My CV can be downloaded here.
80 Waterman Street
Providence, RI 02912
My PhD thesis can be downloaded here.
My research interests focus on the developmental biology and diversity of hydrozoans (Cnidaria). Central issues of my work concern pattern formation and differentiation processes within the individual and on the level of colony forming entities. The approaches comprise interspecific comparisons on both the molecular and morphological level and aim at conceptual frameworks on (i) how higher levels of organismal complexity are achieved and (ii) how variations in differentiation gene sets lead to species-level phenotypic differences. Hydrozoans are taken as models for the understanding of key transitions in metazoan evolution.
I am broadly interested in the evolutionary history of life, and in understanding the processes responsible for generating diversity (phylogenetic, functional, or phenotypic diversity). Specifically, I reconstruct gene trees that I use to understand the evolutionary history of organisms or genes, and I study comparatively the processes at the organismal or molecular level shaping these histories. I am also interested in methodological issues in systematics and evolution, ranging from methods on species delimitation to computational challenges in phylogenetic inference. In the Dunn lab, I am working with high-throughput sequencing data to understand the evolutionary history of major groups of animals. Although I am a botanists at heart, in the Dunn lab I am discovering the fascinating world of Metazoa!
As an application scientist at Brown's Center for Computation and Visualization, I help faculty and researchers better utilize high performance computing (HPC) resources, with a focus on bioinformatics applications. My current projects include:
- Researching faster and better methods for de-novo assembly of genomes and transcriptomes from Illumina sequence data
- Building infrastructure to assemble phylogenetic matrices from large sequence data sets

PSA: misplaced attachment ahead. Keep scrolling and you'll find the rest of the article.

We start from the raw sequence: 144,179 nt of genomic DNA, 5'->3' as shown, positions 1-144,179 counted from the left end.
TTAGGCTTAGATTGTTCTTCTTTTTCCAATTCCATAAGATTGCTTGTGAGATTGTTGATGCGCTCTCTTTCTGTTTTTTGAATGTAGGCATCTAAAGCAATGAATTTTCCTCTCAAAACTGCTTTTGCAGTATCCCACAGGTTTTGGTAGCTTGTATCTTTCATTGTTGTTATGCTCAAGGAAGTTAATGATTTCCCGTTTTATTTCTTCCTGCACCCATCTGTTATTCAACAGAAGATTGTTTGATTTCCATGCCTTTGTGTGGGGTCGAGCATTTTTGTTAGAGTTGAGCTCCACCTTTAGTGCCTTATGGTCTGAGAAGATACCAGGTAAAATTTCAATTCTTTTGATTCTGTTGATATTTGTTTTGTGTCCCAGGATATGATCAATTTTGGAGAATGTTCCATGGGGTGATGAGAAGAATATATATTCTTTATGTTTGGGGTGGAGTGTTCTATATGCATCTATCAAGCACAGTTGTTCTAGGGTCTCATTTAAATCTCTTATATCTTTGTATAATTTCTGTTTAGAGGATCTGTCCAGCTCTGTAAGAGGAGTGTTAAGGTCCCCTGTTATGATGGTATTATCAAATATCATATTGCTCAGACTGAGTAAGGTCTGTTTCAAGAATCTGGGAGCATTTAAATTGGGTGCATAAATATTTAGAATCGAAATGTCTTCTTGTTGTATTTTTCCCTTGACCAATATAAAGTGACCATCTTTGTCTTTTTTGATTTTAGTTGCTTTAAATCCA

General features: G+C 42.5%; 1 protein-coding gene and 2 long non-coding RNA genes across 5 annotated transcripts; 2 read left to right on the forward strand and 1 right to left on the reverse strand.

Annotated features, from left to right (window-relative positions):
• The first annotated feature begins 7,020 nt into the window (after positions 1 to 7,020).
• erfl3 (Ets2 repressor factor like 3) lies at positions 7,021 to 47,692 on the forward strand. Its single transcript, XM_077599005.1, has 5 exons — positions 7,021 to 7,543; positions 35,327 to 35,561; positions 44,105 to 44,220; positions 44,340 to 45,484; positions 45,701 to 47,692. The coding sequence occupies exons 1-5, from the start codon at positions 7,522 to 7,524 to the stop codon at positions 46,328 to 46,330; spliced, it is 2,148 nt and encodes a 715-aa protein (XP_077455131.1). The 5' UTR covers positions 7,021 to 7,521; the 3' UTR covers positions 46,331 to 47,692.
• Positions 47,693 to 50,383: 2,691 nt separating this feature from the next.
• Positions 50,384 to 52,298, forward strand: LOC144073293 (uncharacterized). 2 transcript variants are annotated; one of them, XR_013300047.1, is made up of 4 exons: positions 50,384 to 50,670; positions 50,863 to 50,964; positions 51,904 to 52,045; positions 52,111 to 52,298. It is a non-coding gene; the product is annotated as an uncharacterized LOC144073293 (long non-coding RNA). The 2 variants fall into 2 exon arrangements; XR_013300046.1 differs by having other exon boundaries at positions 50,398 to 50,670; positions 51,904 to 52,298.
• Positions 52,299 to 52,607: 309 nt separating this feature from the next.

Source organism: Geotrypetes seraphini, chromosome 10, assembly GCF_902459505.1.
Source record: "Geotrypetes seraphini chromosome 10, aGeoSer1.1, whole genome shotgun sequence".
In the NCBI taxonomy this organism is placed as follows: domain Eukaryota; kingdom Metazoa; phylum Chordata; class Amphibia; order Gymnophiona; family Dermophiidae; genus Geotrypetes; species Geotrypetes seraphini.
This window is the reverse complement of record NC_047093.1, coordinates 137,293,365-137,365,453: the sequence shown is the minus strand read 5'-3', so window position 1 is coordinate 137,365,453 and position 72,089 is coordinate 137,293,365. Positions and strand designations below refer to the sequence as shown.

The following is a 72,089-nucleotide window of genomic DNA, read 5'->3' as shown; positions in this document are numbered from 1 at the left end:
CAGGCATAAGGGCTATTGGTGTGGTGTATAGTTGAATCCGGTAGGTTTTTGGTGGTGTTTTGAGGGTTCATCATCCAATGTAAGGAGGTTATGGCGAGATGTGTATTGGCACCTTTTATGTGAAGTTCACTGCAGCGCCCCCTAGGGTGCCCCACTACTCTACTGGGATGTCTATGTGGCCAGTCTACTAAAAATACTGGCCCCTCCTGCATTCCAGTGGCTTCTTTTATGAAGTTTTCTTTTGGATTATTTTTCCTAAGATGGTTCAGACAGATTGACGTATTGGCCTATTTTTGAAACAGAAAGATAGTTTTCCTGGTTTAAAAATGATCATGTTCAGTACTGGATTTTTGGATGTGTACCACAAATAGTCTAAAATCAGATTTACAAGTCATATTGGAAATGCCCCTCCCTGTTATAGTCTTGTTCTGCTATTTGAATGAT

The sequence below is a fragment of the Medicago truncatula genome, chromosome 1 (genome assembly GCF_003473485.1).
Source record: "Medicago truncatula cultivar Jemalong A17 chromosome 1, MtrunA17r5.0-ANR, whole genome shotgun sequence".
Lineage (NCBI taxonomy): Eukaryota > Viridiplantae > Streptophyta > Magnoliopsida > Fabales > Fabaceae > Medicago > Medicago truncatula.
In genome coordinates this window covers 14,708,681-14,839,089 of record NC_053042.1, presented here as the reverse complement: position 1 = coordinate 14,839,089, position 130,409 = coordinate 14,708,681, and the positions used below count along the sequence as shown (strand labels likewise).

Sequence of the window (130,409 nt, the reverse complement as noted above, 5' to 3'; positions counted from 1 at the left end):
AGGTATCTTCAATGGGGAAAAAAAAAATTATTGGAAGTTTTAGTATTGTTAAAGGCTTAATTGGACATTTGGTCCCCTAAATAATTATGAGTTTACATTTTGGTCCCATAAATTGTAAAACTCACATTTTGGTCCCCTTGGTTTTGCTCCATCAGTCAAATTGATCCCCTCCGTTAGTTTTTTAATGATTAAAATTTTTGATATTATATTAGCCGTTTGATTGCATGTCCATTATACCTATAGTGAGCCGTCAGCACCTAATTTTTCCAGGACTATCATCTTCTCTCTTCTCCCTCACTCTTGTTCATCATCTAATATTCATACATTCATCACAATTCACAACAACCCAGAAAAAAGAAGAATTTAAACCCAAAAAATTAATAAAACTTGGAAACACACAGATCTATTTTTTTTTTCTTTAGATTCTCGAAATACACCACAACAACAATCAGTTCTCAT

- Engineering software infrastructure for command-line bioinformatics pipelines
- Designing and piloting Brown's Certificate Program in High-Performance Computing
Broadly, I am interested in the origin and evolution of new levels of biological organization. In particular, I am interested in the evolution of functional specialization in siphonophores, and the mechanisms that underlie colony-level development. I am also interested in siphonophore ecology, morphology, and systematics.
I am fascinated by the evolution of major transitions in the history of life, with a particular focus on the origin and evolution of multicellular animal life, and likewise the evolution of colonial animals. I am specifically interested in the evolution of development in cnidarians, as well as their systematics and natural history. Please see my site for more information.
I am a Geology-Biology concentrator at Brown, with interests in evolutionary and organismal biology as well as creative science communication. I am presently studying differential gene expression in siphonophora, a clade of fascinating colonial organisms. My project uses molecular biology techniques to investigate the biology of these organisms from an evolutionary perspective.